March 2, 2005
Sharwood v. Patak: the Indian War of the Tastebuds

REVIEW.JPGOn my recent trip to the little India area of Paris it occurred to me that it would be fun to host a taste test and decide for once and for all which of the various Indian ready-made sauces and chutneys are the best. In the early days of knowing my husband, I used to rely rather heavily on these jars of korma, tandoori, jalfrezi, vindaloo and balti. These days I tend to make my own curries but I still use the store-bought varieties of chutney. What I buy has always been rather random, though. "Now which was the one I bought last time that was very good/not so good/really weird?" I would wonder as I stared at the selection. And so I bore this in mind when I went shopping, determined to try them all and set the record straight. Unfortunately, Paris is not the best place for this kind of a competition as it very quickly became apparent that Sharwood and Patak were the only main contenders for Parisian tastebuds. (In the Good Old Days, we Parisians also had Marks and Spensers to fulfill our curry needs.) Never mind, I bought a few jars and sent out invitations to our friends to Be The Jury.

The problem with combining business and pleasure is that a good host hates to intrude upon the Pleasure with the Business. So the notes from the Great Curry Tasting are somewhat...short and pithy. I am obliged to flesh out them out with my memory of what people said and my own impressions. We compared three different items on the day: tandoori paste, lime pickle and spicy mango pickle. Below are the results.

Mango chutney
In this category, we compared Sharwood's with Patak's variety. In appearance, the two were very dissimilar: Sharwood's was mellow looking, with smooth jam and regular sized pieces of mango. The Patak's chutney was more violent in color and appearance, with an oily rather than creamy texture. And the taste? As one juror put it, the Pataks seemed to compete with, rather than compliment, the flavor of the samosas we used to taste them. The Sharwoods was missing a bit of bite, but complimented the samosa much better.

Lime Pickle
I wasn't able to find a Sharwood lime pickle, so instead this was a comparison between the Patak's and Kings Lime pickle. The Kings pickle had a smoother texture and a sharp lime and coriander scent. Patak's was again of an oilier consistency. The jury was divided on this category. One juror thought that again the Patak's was fighting with the flavours it was meant to compliment but another noted simply "Patak Hot Lime Pickle: EXCELLENT". So for this category, it depends on your priorities: the Patak's pickle was spicier, but the Kings let the flavour of the limes come through better. My personal preference was for the Kings, but I'm happy with both.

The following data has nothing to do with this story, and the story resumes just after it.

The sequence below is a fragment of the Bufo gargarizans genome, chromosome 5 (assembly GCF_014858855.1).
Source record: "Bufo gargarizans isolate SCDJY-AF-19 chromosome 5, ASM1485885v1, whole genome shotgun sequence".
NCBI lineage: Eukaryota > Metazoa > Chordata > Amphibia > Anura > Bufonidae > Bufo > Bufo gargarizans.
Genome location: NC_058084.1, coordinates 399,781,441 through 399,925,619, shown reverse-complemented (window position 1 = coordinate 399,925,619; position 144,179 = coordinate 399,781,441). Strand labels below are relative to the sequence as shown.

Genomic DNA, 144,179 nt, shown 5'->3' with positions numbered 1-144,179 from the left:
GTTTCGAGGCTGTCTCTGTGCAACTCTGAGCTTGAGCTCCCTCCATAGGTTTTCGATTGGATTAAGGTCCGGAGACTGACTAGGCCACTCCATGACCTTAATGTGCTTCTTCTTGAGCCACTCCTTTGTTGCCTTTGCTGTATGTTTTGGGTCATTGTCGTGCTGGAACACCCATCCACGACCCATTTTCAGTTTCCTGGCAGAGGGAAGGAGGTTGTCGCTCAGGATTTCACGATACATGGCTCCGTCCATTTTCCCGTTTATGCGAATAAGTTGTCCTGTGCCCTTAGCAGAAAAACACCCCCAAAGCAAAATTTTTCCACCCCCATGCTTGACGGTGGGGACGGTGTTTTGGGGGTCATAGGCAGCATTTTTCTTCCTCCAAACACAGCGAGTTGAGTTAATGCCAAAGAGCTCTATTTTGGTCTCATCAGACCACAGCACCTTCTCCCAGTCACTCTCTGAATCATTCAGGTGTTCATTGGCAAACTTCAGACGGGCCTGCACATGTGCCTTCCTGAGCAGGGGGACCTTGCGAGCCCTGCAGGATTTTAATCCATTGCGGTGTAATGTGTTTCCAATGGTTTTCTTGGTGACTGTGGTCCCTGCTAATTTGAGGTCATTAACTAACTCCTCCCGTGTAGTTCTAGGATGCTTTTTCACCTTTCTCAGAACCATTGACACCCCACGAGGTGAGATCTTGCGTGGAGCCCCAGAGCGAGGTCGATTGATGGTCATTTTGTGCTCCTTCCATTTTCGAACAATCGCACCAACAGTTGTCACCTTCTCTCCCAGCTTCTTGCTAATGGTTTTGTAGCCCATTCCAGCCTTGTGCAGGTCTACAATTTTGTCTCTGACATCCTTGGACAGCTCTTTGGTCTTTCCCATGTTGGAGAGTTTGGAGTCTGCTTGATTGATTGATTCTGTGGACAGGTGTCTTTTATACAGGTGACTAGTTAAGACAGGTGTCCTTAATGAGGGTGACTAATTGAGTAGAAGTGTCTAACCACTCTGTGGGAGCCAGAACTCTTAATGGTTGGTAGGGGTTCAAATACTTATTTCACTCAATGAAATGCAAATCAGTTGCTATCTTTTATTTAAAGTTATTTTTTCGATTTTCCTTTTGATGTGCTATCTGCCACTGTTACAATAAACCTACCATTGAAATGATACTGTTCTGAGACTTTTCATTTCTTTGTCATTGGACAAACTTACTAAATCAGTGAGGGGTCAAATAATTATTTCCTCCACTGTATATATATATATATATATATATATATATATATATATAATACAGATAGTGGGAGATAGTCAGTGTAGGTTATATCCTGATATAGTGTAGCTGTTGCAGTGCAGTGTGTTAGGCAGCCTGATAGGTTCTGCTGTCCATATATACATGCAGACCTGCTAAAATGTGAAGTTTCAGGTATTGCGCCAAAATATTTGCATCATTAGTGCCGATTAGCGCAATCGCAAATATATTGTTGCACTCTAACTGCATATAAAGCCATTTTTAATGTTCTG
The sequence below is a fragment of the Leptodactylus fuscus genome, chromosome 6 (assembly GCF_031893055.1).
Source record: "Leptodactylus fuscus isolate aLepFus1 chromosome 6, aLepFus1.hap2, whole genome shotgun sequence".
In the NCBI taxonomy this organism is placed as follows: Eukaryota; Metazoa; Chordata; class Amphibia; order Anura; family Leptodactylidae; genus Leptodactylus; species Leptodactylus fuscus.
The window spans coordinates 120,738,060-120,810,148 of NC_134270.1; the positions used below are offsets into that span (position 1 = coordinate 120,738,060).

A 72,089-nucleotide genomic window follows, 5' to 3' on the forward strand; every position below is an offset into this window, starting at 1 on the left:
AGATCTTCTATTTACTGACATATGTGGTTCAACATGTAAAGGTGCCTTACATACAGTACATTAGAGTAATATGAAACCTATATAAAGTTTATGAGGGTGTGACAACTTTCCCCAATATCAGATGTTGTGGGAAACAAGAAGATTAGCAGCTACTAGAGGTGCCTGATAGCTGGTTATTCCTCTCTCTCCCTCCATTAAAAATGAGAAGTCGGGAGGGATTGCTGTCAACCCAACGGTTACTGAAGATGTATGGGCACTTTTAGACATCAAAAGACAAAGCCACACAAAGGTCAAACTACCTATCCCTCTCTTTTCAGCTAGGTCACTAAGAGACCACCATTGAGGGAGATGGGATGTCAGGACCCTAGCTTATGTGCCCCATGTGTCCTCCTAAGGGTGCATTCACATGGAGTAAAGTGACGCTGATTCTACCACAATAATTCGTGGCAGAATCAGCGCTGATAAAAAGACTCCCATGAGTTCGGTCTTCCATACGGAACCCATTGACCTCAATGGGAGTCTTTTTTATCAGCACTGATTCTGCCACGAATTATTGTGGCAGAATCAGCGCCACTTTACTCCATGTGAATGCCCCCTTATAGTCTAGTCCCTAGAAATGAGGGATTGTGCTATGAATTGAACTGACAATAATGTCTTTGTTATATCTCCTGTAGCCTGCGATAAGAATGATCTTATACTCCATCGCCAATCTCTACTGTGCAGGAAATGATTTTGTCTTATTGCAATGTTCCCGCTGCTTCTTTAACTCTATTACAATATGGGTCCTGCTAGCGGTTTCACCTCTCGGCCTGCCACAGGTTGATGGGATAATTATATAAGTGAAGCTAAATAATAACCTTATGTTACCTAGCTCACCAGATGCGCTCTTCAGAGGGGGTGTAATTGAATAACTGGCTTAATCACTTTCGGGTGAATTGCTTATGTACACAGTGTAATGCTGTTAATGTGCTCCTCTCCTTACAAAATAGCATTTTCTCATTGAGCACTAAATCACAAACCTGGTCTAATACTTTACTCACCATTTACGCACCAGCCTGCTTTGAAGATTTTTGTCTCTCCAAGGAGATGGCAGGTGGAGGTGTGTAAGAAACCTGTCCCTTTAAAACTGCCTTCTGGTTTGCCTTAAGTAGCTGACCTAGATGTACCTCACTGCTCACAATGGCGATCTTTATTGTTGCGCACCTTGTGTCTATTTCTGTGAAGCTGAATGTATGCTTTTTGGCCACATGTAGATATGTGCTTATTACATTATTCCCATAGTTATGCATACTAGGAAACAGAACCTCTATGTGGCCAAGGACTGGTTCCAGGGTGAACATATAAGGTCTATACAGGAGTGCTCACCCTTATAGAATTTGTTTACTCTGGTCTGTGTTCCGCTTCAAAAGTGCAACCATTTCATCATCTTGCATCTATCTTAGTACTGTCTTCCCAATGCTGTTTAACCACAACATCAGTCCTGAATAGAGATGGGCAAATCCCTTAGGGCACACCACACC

Tandoori Chicken
I had intended to use a curry sauce for the third category but when I arrived home I found that the seal on the Patak's sauce was broken and so, sadly, had to throw away one of the jars. Luckily my local grocery store had a Tandoori paste I could compare with the one I bought at the Indian store. In both cases, I followed the instructions on the side of the jar exactly.

PATAK.JPGThe Patak's instructions were very simple: mix 4 Tbs of the paste with 1 Tbs of vegetable oil and 2 Tbs of plain yogurt. Marinate the chicken in the mixture for several hours and bake in the oven. The color of the marinade was not what I expect from a tandoori dish: almost purple, instead of the usual pink turning to orange. The result? It was still a little purple when cooked and the spices had the texture of a dry curry. It wasn't very spicy and the texture of the meat was a little mealy.

sharwoods.jpgThe Sharwood instructions did not include the oil used above, but did advice cutting slits in the meat to allow the marinade to penetrate. This paste was the expected pinky-orange color and came out of the oven a beautiful deeper version of the same. Allowing the marinade to penetrate somehow simulaneously kept the meat moist and yet did not prevent the outside from forming a crust. This was the clear winner in the tandoori category, with a full flavor and good texture to the chicken. However, again, it wasn't overly spicy.

So there you have it: the results of our first tasting test. In general, we found that Patak's products were saltier and spicier than the competition, but that sometimes this overpowered the food it was meant to compliment. However, if you like violent flavours they were the better choice. (We also all agreed that Sharwood's doesn't sound very Indian at all!)